Non-Consumer Mish-Mash

by Katy on June 1, 2010 · 2 comments

It’s time again for Non-Consumer Mish-Mash, where I write a little bit about this and a little bit about that.

June Food Stamp Challenge — Day One

Today is day one of the June Food Stamp Challenge, and I’m excited for the month to come. I cut up the last orange for school lunches, (they were on sale last week at Fred Meyer) and am out of lettuce, rice and almost out of bread. A co-worker told me about a really cheap Asian market, and told me that the one I frequent is “expensive.” I’m always uber-excited happy to find new and cheap sources for the food that I feed my family.

I have some shredded mozarella cheese from The Grocery Outlet that needs to get used up, so I’ll make pizzas for tonight’s dinner. I will buy the pepperoni and sausage (as always) from The Papa Murphy’s down the street. This costs me $1.50, and I can bring my own packaging. This is half a regular portion of both, which is plenty. I’ve noticed that Papa Murphy’s does take food stamps, as their “take and bake” pizzas are not a “hot food,” and therefore meet food stamp criteria.

First though, I need to walk over to my credit union and withdraw the $404 that will be my food budget for the month of June. Anything leftover will go to The Oregon Food bank. We normally spend about $450 per month on food, (including eating out) so I will also donate the $49 difference.

Simple Prosperity — A Winner!

Congratulations to Keri, whose comment was randomly chosen to win her a copy of Dave Wann’s Simple Prosperity: Finding Real Wealth in a Sustainable Lifestyle.

“I’m trying to be more brave at trying new recipes for even the simple things that I could easily go and buy for cheap. The other day I made homemade hamburger buns. I had the ingredients and the time so I figured, why not! They ended up being a little too heavy for the burgers, but we ate them anyways and the leftovers made a GREAT breakfast with butter and cinnamon sugar on them! My kids loved them!”

Thank you to everyone who entered to win a copy of the book. Click here to read all the great Simple Prosperity entries. They are truly inspiring.

Automation Nation

If there’s one bit of advice that’s consistent throughout the personal finance experts, it’s to automate your finances as much as possible. This struck me anew a few weeks back when I realized that I hadn’t thought about an automated charitable donation that my family does each and every month. We sponsor a Zambian girl through Child Fund, which we’ve been doing for three years or so. Every month $29 is charged to our American Express card, and it’s so routine that it had kind of slipped my mind.

But you know what? It doesn’t matter whether I was thinking about this donation, as the girl’s family gets the money whether I’m thinking about it or not. They could care less whether I’m thinking about them, as it makes no difference to them whatsoever. None.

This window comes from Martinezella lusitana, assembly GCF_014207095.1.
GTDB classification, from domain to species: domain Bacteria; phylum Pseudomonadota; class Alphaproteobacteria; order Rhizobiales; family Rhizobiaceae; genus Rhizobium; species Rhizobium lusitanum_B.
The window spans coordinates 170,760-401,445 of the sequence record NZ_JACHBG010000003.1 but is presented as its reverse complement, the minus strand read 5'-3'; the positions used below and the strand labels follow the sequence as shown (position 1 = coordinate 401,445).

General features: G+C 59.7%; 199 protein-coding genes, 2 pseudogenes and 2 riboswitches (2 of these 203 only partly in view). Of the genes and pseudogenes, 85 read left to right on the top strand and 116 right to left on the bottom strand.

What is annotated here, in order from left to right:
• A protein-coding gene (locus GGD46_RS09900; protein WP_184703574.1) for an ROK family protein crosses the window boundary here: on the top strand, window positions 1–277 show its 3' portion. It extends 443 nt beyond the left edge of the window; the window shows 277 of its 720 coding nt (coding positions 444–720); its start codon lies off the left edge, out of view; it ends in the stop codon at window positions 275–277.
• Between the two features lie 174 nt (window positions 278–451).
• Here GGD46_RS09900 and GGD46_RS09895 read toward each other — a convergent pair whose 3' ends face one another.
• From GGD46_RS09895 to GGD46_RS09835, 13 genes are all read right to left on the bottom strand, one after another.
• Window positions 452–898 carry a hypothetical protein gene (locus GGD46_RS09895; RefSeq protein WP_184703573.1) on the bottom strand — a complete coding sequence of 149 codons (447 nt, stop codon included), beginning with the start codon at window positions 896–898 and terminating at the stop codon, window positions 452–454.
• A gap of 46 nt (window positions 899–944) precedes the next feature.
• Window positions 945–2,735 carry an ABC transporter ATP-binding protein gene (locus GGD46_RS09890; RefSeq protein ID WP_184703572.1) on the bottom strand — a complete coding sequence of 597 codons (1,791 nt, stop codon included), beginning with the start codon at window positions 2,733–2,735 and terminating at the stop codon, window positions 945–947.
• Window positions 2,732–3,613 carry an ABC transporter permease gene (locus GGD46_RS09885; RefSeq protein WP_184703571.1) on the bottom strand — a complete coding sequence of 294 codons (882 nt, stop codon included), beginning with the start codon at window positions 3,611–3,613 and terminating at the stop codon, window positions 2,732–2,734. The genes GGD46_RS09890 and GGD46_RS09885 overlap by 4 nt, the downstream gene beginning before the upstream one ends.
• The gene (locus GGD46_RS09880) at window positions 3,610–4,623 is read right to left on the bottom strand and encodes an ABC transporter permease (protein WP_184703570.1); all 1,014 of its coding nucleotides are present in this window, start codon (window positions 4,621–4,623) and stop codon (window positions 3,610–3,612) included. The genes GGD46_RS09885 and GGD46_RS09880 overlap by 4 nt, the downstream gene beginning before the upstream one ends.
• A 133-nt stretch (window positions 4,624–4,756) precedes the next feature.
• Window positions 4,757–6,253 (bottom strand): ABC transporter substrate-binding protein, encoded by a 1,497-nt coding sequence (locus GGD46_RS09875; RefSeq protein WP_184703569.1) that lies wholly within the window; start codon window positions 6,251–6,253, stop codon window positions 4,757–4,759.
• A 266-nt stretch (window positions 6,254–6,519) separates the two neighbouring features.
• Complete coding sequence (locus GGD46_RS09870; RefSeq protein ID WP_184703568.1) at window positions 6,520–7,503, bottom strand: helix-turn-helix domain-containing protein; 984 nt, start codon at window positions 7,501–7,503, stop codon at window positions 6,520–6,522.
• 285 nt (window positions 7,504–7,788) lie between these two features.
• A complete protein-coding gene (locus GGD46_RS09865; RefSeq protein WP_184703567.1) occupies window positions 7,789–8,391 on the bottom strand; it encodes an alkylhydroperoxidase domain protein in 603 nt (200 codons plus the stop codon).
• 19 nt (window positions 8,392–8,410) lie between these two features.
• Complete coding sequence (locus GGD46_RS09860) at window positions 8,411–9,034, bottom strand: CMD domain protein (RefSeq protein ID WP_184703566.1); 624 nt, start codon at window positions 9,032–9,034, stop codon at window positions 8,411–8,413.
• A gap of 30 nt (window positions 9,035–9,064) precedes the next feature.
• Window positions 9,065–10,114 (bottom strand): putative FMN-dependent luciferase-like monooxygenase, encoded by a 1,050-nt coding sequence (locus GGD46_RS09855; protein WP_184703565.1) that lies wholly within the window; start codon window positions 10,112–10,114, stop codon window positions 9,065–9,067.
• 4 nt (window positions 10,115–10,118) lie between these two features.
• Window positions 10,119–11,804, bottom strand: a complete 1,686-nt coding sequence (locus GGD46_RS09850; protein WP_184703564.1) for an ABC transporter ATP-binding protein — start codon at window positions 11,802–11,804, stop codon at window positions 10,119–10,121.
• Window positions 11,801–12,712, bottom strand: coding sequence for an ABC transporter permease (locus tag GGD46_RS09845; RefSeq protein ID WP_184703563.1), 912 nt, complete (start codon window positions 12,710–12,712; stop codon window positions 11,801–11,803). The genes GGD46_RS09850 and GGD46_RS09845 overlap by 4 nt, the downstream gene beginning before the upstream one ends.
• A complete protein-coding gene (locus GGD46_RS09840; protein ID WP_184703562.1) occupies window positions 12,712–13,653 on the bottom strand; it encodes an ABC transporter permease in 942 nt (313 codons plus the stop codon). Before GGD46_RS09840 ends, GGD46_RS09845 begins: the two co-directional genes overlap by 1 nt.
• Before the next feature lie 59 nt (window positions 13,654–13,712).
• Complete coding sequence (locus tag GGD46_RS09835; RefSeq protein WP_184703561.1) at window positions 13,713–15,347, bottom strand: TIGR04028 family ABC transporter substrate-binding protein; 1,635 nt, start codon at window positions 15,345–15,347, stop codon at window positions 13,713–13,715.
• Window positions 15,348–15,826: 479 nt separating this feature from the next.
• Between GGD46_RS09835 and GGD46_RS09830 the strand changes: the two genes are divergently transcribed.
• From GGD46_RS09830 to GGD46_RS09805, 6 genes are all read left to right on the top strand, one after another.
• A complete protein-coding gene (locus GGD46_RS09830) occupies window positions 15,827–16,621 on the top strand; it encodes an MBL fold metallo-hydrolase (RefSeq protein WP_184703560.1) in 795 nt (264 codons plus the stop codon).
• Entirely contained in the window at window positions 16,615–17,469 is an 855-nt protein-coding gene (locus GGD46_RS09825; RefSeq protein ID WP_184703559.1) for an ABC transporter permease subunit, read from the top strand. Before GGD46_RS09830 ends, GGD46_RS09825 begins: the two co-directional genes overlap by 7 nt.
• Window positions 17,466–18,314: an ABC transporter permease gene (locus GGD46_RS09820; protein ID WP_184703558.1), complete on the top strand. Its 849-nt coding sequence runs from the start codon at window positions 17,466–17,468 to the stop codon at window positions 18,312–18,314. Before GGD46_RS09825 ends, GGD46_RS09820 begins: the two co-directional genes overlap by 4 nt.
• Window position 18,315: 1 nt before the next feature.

We also pay as many of our bills automatically, and I love, love, love not having to think about whether they’re getting paid on time. It has released me from a certain amount of “did that bill get sent out on time?” anxiety, which is so very freeing.

I am a proud citizen of the Automation Nation!

Katy Wolk-Stanley

“Use it up, wear it out, make it do or do without”

{ 2 comments… read them below or add one }

Anne June 2, 2010 at 4:27 am

Hi Katy,

I enjoy your column, but I wanted to let you know that your comment that a Zambian family doesn’t care about where your money comes from is an assumption based on…..what? As a former Peace Corps Volunteer in Burkina Faso, I can tell you that Africans I have met are highly interested in developing a relationship with the outside world, including with people who have done them kindnesses. I would caution you against assuming that Africans are as socially disconnected or ungrateful as most Americans are.



Katy June 2, 2010 at 6:27 am


Perhaps I wrote out my sentiment incorrectly. Being able to help this girl is very special to my family, but it is more important that the donation is consistent than it is that I *feel* each and every check.

We have sent her extra money here and there, which her family has been able to use to buy here extra stuff, (clothing, shoes and a blanket) and my kids have even sent her drawings and pictures. We get update letters written by her uncle and occasional photos, (she’s a cutie!) which we cherish.

If anything, sponsoring “Freda” helps our family to understand that each and every person in the world is their own person. Freda and her family are no more stereotypical Africans than my family are stereotypical Americans. We are all unique individuals.

I plan to continue sending money to “Freda” until she ages out of the system.

I hope this helps to explain. Thanks for the feedback.



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